Quite frankly, I cannot understand how or why the medical profession do not make these simple tests more readily available. As far as I know, the results are fairly conclusive as to the existence of uric acid crystals. If you are not certain of the existence of crystals, how can you manage allopurinol dosage? Pain, numbness, swelling, redness or any other typical sign of gout are absolutely no measure of this. Why? Because uric acid crystals cause one or more of these symptoms when they form and when they dissolve. My article “Allopurinol Medication: The Gout Cure That Can Hurt” is crucial reading in this matter.

    Unfortunately, this does not really answer your original question, but I do not see a way for anybody to answer that without clear proof that the discomfort you are experiencing is not due to uric acid crystal activity. Surely, with your history of gout, that is much more likely than RSI. Is there a reason why your rheumatologist is suggesting RSI?

    I'm at a loss as to what to suggest next. I'll have a think about it and get back to you if anything else occurs to me.

    Can any other readers suggest a way forward?


    I have been concerned with the possibility that the pain this gout sufferer experiences is due to gout. This is fairly common, as allopurinol is rarely monitored properly, and so gout continues to cause pain much longer than it should.

    My concern today, is that there is a perfectly valid explanation for pain caused by allopurinol.

    Though this is rare, it is an acknowledged side effect of allopurinol, though it's rarity renders research via the Internet difficult.

    I have determined that allopurinol can induce a condition called xanthinuria, especially if you do not drink sufficient water. One of the symptoms of xanthinuria is pain in the hands.

    Further research on PubMed reveals a small number of studies related to allopurinol and pain. Those that I have checked indicate that if pain is allopurinol induced, then stopping taking it will relieve the condition. One case indicates 7 weeks, but these cases are very individual, and time will vary from person to person.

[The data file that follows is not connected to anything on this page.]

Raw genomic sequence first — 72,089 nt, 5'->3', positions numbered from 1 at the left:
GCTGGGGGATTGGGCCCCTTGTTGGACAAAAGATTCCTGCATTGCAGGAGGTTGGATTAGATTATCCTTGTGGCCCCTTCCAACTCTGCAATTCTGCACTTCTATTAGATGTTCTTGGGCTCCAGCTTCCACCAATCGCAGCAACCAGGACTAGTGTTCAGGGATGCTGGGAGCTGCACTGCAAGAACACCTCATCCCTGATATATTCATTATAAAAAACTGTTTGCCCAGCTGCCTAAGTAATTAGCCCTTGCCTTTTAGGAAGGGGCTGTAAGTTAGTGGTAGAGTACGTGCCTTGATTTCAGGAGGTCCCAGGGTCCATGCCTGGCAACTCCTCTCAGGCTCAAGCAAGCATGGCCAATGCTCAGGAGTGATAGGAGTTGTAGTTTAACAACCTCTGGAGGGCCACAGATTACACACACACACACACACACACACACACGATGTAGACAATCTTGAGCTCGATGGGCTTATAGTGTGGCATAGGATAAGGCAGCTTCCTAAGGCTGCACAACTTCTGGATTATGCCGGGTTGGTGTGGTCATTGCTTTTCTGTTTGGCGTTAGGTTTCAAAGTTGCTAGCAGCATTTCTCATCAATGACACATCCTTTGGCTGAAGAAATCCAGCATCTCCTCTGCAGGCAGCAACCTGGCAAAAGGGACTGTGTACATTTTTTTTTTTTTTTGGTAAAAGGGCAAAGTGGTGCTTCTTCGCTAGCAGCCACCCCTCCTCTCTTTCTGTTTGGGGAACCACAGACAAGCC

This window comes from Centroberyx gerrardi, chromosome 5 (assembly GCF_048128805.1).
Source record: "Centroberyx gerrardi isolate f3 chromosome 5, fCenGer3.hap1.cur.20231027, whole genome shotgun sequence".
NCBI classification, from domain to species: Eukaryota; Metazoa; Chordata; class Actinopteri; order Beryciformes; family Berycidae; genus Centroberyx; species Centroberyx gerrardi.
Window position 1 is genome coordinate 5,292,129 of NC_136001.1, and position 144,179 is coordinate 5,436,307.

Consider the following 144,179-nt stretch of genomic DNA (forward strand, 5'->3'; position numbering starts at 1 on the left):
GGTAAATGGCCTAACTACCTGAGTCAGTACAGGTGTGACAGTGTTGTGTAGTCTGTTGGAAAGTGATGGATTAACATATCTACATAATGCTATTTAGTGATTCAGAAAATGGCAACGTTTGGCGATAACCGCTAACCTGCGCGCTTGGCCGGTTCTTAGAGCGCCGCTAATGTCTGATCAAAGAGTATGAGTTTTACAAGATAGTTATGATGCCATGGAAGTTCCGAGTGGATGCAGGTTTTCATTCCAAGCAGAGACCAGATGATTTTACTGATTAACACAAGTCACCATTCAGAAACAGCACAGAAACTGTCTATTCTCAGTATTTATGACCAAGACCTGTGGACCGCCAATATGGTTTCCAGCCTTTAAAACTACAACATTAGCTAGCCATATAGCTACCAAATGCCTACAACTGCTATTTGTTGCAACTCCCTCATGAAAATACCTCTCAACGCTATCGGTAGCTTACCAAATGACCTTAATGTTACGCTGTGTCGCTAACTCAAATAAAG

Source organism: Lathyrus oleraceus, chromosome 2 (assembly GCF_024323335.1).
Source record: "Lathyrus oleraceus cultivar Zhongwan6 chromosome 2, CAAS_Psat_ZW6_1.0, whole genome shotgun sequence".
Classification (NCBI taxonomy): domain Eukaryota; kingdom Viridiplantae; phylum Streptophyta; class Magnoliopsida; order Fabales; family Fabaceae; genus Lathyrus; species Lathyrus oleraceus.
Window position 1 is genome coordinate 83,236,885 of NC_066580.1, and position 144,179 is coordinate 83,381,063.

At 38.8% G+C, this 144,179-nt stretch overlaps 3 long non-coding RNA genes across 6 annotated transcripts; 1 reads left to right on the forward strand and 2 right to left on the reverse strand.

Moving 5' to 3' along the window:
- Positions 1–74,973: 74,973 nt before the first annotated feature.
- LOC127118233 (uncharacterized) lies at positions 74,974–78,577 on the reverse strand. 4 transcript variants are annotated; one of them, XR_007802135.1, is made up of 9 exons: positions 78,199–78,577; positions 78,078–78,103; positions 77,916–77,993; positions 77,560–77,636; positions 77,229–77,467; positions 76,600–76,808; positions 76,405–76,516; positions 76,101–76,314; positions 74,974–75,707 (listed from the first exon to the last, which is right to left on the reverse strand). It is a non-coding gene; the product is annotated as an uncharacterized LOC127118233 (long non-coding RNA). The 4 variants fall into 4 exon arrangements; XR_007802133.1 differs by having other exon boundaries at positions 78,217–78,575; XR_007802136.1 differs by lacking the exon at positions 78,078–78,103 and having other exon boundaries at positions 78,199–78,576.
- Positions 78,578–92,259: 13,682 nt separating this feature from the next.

It is almost impossible to generalize with this type of rare allopurinol side effect. However, it would appear that this type of reaction (as opposed to hypersensitivity) will go away in a fairly short period of time if you stop taking allopurinol. The problem remains in identifying allopurinol as a definite cause.


    I first suffered gout 4 years ago (aged 64) and took 300mg allopurinol for the first 3 years – side effects for me were severe diarrhoea and rapidly developing cataracts.  I stopped taking allopurinol just over a year ago and remained gout free until I had a very severe attack a few weeks ago.  I visited my GP and asked for a check on my serum uric acid levels but was told that uric acid levels were no longer checked since allopurinol prevented uric acid crystals from forming!!  He seemed quite dismissive when I said I would like to try to limit my gout attacks with changes to my diet and I was not happy to recommence allopurinol treatment.  How can I keep a check on my progress if the NHS no longer offers serum uric acid level checks and I can't afford private treatment?


    What country are you in?


    Val Brown said:

     I visited my GP and asked for a check on my serum uric acid levels but was told that uric acid levels were no longer checked since allopurinol prevented uric acid crystals from forming!!

    Val, I'm so angry that I can barely type for my fingers shaking.

    Allopurinol only stops uric acid crystals forming if the dosage is right. It is vital to accompany allopurinol treatment with frequent uric acid tests to ensure that the dose is achieving the correct uric acid level.

    Name and shame the b*st*rd. I am sick and tired of NHS employees wasting my hard earned money on making gout sufferers worse.

    The only thing I can suggest as a way forward is to call NHS Direct on 0845 4647. Unless you live in Yorkshire, and I'll send the boys round.

    By the way, I think you are new to the forum. I'm not normally this vicious, but this type of treatment by people who really ought to know better really upsets me.